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On Love

Bethesda couple have storied romance -- and the book to prove it

Sweet ending: Todd Bracken and Michelle Snow are the subjects of a romance novel.
Sweet ending: Todd Bracken and Michelle Snow are the subjects of a romance novel. (Mark Gail/the Washington Post)
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By Ellen McCarthy
Washington Post Staff Writer
Sunday, September 26, 2010

Todd Bracken and Michelle Snow were hitting a bit of a rough patch. Since their New Year's Eve wedding, written about on these pages in January, the couple's plans to open a cupcake shop had hit one snag after another.

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Then an e-mail arrived on a Friday night, along with the first flakes of a snowstorm. It explained that Health Communications Inc., publishers of the "Chicken Soup for the Soul" series, was launching a line of reality-based romance novels. The editors of "True Vows" had read about Snow and Bracken in The Post and wanted to build a book around their story.

"We were pretty intrigued that they thought we were that intriguing," says Bracken, 36.

They were also taken aback. But after sleeping on it for a few nights and talking with Snow's parents, they signed on for the project, promising to help author Alison Kent write a novel that mirrored the truth as closely as possible.

Kent sent them a four-page list of questions just as the threat of an even bigger blizzard halted construction on their Chevy Chase bakery. Holed up in their Bethesda apartment, the couple jogged their memories for every detail of their early courtship, writing out more than 20 pages of notes. They unearthed old passwords and logged onto Match.com to find the online profiles that first attracted them to each other. They put together a package of love letters, cards, transcribed text messages and photos so Kent could visualize her subjects and fully understand the way Bracken encouraged Snow to give up an advertising career and pursue her dream of opening a boutique bakery.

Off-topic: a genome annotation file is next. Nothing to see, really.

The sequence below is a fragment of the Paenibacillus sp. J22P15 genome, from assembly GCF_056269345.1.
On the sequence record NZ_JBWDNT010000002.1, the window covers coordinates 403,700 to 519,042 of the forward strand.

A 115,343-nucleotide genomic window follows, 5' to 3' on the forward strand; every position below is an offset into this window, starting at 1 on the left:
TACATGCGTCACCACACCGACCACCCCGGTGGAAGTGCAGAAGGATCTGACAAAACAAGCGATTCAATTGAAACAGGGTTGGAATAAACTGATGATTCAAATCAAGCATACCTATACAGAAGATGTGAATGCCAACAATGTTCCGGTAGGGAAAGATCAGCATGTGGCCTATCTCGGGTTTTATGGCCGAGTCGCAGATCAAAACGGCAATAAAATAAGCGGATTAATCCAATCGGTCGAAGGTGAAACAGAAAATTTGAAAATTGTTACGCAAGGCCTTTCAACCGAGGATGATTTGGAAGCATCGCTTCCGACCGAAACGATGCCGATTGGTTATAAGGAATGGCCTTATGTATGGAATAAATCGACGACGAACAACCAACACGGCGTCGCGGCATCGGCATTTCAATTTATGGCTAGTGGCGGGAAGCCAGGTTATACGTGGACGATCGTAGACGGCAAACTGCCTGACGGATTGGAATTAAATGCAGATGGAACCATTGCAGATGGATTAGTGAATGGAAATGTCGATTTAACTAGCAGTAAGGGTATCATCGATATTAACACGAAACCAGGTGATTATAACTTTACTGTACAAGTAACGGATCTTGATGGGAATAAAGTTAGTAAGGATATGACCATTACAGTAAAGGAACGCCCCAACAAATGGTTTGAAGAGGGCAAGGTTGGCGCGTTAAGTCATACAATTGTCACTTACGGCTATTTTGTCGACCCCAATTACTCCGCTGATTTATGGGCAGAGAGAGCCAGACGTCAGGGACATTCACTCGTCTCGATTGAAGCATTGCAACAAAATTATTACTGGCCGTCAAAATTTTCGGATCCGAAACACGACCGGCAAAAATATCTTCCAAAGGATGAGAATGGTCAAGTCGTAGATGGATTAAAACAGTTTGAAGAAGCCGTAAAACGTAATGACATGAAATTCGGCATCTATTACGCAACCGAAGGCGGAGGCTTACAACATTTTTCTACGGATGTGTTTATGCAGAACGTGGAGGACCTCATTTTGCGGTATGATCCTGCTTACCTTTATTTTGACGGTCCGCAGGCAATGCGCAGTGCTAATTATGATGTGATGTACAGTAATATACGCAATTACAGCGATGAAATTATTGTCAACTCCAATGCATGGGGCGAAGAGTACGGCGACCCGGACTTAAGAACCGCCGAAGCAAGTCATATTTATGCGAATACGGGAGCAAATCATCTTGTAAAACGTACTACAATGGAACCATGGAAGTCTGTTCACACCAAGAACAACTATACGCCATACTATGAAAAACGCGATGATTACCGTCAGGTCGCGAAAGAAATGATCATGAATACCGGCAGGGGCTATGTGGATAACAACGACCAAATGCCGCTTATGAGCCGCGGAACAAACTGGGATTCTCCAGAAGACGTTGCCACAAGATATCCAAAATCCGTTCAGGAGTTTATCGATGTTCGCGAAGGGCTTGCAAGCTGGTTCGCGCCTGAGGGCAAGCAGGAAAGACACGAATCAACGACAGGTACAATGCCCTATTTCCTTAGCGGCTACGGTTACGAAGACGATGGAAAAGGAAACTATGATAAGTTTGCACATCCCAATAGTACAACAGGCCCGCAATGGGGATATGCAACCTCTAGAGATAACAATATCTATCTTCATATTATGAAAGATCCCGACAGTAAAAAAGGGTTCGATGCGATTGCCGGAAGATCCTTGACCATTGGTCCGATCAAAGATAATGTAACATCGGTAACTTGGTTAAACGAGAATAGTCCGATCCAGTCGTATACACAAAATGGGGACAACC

They were a little nervous about putting their story into someone else's hands for the world to read. "When you reveal that much about yourself, you're putting yourself out there as far as being vulnerable to people trying to use that against you," says Bracken.

But the book also became a bright spot in their lives as headaches over the shop piled up.

"It really was kind of the highlight that got us through some of those dark moments before we opened," says Snow, 34.

For the next two months they e-mailed back and forth with the author, answering questions about specific places, experiences and conversations.

Galley copies of the book arrived just as the two were preparing for a soft opening of "Frosting, a Cupcakery" in late April. By then Bracken had quit his technology job to help run the business and both were working 20-hour days to prepare for the launch. Bracken stole hours here and there to read the draft and offer corrections, but Snow had to satisfy herself with his updates.

A month later, when she finally had time to read the book, titled "The Icing on the Cake," Snow "fell in love with it."

"It was very surreal," she says. "There were times I put down the book and started crying. . . . It was just really cool, like, 'Oh my gosh, I'm an outsider, peeping into my own life.' "

There were a few parts of the novel that veered from reality. Kent had to dream up all of the dialogue and made it seem that the distance between Bethesda and Springfield, where Bracken used to live, was much more than a couple of dozen miles. But on the whole, the couple says, the novel is remarkably close to the truth. (So much of the truth, in fact, that they asked their parents to kindly skip pages 118 to 120.)

The novel, now for sale alongside red velvet cupcakes and whoopie pies at their bake shop, was officially released on Sept. 13 -- exactly two years to the day since they first met.


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